The FreeBSD Release Engineering team is pleased to announce the availability of FreeBSD 6.4-RELEASE. At this time 6.4-RELEASE is expected to be the last of the 6-STABLE releases.
Some of the highlights:
- new and much-improved NFS Lock Manager (NLM) client;
- support for the Camellia cipher;
- boot loader changes allow, among other things, booting from USB devices and booting from GPT-labeled devices with GPT-enabled BIOSes;
- DVD install ISO images for amd64 and i386;
- KDE updated to 3.5.10,
- GNOME updated to 2.22.3;
- updates for BIND, Sendmail, OpenPAM, and other packages.
For those interested in Asterisk on FreeBSD with a lot of preconfiguring already done and a lot of extras, try AskoziaPBX.
Askozia®PBX aims to make the power of Asterisk® available to the average user in a slimmed down, embedded PC friendly form. AskoziaPBX is more than another GUI for Asterisk. It is an embedded PBX solution which eases system upgrades, backups and provisioning.
The tests included LAME MP3 encoding, 7-Zip Compression, Gzip compression, GnuPG, BYTE Unix Benchmark, Tandem XML, Bork File Encryption, Java SciMark, Bonnie++, OpenSSL, and Sunflow Rendering System.
For our Ubuntu run we were using Ubuntu 8.10 (x86_64) with the Linux 2.6.27 kernel, X Server 1.5.2, GCC 4.3.2, GNOME 2.24, the EXT3 file-system, and Java build 1.6.0_0-b12. OpenSolaris 2008.11 RC2 is based upon Solaris Nevada Build 101b with the Sun 5.11 kernel, X Server 1.3, GNOME 2.24, GCC 3.4.3, the ZFS file-system, and Java build 1.6.0_10-b33. Lastly, we were using FreeBSD 7.1 Beta 2 (AMD64) with X Server 1.4.2, GNOME 2.22, the UFS file-system, GCC 4.2.1, and Java 1.6.0_07-b02. Aside from changes made by the Phoronix Test Suite (and adding the GNOME packages to FreeBSD), all operating systems were left in their default configuration.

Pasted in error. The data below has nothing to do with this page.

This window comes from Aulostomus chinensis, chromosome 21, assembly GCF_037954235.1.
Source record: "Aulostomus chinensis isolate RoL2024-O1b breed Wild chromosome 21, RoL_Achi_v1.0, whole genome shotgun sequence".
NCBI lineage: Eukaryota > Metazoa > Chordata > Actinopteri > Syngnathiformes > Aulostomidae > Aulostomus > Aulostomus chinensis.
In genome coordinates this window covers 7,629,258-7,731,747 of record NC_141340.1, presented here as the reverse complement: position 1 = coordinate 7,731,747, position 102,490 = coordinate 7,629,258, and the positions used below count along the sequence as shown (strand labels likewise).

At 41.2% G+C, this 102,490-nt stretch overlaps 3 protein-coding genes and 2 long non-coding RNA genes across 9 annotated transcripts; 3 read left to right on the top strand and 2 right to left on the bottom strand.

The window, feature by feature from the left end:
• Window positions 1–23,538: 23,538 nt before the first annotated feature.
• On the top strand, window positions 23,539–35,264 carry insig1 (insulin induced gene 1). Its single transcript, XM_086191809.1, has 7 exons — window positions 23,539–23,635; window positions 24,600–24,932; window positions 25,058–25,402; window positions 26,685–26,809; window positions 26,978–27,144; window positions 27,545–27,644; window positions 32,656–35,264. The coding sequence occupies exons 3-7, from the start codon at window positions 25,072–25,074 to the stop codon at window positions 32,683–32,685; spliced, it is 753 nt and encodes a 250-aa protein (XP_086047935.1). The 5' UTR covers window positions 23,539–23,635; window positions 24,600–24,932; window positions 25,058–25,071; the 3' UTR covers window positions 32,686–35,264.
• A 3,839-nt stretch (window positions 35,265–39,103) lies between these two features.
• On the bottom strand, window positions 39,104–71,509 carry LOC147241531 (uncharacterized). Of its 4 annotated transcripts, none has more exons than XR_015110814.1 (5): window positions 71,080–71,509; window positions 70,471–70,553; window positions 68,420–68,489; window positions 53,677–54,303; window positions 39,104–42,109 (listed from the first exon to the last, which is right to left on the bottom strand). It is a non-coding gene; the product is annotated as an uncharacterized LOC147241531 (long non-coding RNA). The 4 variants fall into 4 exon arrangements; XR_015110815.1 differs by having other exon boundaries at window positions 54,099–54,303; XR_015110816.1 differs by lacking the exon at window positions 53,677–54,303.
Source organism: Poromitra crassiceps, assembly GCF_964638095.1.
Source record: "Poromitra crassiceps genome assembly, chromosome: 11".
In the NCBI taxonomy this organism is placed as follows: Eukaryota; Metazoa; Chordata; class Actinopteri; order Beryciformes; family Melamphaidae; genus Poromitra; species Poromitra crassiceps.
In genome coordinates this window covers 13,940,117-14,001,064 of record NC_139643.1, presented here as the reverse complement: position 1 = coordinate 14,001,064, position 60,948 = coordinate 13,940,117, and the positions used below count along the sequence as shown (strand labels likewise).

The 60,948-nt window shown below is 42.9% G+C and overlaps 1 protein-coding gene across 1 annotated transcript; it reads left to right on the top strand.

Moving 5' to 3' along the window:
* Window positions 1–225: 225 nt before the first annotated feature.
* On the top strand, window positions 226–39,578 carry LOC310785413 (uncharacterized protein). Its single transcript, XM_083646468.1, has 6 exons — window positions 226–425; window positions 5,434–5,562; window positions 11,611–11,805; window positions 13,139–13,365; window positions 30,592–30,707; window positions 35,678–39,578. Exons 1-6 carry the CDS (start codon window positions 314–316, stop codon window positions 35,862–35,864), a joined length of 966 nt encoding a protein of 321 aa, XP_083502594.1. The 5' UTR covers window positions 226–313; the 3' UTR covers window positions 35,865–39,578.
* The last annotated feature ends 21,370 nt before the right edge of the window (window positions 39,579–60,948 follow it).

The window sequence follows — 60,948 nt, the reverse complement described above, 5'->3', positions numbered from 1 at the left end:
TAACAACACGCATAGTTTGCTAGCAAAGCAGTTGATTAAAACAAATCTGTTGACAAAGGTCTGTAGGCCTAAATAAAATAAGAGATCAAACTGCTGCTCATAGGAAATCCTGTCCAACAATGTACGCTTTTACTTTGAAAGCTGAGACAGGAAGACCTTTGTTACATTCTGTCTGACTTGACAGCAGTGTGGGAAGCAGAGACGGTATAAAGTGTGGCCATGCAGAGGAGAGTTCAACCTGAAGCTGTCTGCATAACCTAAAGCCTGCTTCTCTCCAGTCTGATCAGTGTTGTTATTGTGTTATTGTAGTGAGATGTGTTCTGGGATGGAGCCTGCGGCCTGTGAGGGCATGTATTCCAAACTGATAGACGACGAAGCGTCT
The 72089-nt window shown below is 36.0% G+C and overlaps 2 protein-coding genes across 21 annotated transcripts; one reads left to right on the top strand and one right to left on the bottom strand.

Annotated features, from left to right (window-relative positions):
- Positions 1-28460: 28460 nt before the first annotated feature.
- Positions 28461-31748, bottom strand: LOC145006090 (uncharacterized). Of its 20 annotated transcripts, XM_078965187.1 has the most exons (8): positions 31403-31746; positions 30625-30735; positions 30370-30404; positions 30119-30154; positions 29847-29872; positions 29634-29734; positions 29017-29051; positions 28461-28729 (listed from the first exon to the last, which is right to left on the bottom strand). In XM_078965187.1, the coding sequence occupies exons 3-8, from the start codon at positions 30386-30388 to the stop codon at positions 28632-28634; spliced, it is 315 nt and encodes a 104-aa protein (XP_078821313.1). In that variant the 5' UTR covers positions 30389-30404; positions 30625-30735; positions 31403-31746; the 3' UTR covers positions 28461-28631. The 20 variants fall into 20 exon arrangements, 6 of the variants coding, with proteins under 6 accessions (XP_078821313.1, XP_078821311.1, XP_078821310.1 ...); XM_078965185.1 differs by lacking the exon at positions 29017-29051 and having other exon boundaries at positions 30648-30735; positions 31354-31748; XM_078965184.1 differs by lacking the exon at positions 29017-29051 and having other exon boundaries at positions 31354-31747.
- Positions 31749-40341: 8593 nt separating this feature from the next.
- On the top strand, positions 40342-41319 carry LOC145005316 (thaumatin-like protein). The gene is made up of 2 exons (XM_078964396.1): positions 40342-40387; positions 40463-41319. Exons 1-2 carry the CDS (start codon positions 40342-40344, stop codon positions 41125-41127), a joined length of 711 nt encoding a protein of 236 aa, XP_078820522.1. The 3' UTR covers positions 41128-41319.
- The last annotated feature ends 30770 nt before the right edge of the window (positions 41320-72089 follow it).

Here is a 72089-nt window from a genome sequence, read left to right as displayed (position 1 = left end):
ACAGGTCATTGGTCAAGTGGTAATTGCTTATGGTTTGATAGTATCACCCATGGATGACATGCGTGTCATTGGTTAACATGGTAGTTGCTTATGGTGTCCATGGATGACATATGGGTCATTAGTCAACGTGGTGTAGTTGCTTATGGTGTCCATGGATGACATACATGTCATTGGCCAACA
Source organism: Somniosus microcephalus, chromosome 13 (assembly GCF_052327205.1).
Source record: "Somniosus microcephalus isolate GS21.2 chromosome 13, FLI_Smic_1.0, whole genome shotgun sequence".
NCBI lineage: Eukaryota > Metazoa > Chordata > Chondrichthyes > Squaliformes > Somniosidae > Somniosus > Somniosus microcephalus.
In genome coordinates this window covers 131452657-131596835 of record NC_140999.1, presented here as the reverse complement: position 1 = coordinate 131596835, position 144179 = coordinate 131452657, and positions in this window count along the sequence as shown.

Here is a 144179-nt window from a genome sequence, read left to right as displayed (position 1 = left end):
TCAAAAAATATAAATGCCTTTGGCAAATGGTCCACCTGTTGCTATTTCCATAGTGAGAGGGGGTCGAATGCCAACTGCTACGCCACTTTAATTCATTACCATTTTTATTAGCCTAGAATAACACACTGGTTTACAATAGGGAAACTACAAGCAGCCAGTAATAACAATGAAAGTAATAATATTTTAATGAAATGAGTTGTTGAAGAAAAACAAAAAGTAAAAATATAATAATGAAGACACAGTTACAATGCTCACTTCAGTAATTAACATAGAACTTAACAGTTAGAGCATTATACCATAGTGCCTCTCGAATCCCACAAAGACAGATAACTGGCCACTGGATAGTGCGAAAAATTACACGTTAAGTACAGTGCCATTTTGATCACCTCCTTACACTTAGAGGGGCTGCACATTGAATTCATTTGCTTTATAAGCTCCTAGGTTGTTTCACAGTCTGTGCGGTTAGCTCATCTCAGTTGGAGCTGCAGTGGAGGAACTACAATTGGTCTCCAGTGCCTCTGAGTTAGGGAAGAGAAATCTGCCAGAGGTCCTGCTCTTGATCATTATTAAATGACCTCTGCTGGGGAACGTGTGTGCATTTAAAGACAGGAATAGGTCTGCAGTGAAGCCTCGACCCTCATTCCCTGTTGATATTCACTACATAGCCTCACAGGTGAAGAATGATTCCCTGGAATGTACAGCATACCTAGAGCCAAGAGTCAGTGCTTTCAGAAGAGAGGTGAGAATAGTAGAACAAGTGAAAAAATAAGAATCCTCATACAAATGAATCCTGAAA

If simply counting which operating system was in first place most frequently, it would be Ubuntu. Ubuntu 8.10 x86_64 was in first place eight times, OpenSolaris 2008.11 RC2 was in first place seven times, and FreeBSD 7.1 Beta 2 AMD64 was in first just three tests. Depending upon your system usage, one operating system may appear more favorable, like OpenSolaris with the greater disk performance. To reiterate though, all of the testing was done on a single workstation-oriented system with dual quad-core processors and 4GB of RAM. FreeBSD and OpenSolaris were also using their latest testing builds while Ubuntu was using a final release copy.
Full test results and diagrams can be found on the Phoronix website.
arc4random(9) is a generic-purpose random number generator based on the key stream generator of the RC4 cipher. It is expected to be cryptographically strong, and used throughout the FreeBSD kernel for a variety of purposes, some of which rely on its cryptographic strength.
arc4random(9) is periodically reseeded with entropy from the FreeBSD kernel’s Yarrow random number generator, which gathers entropy from a variety of sources including hardware interrupts. During the boot process, additional entropy is provided to the Yarrow random number generator from userland, helping to ensure that adequate entropy is present for cryptographic purposes.
When the arc4random(9) random number generator is initialized, there may be inadequate entropy to meet the needs of kernel systems which rely on arc4random(9); and it may take up to 5 minutes before arc4random(9) is reseeded with secure entropy from the Yarrow random number generator.
Read further to find out about the impact, solution and workaround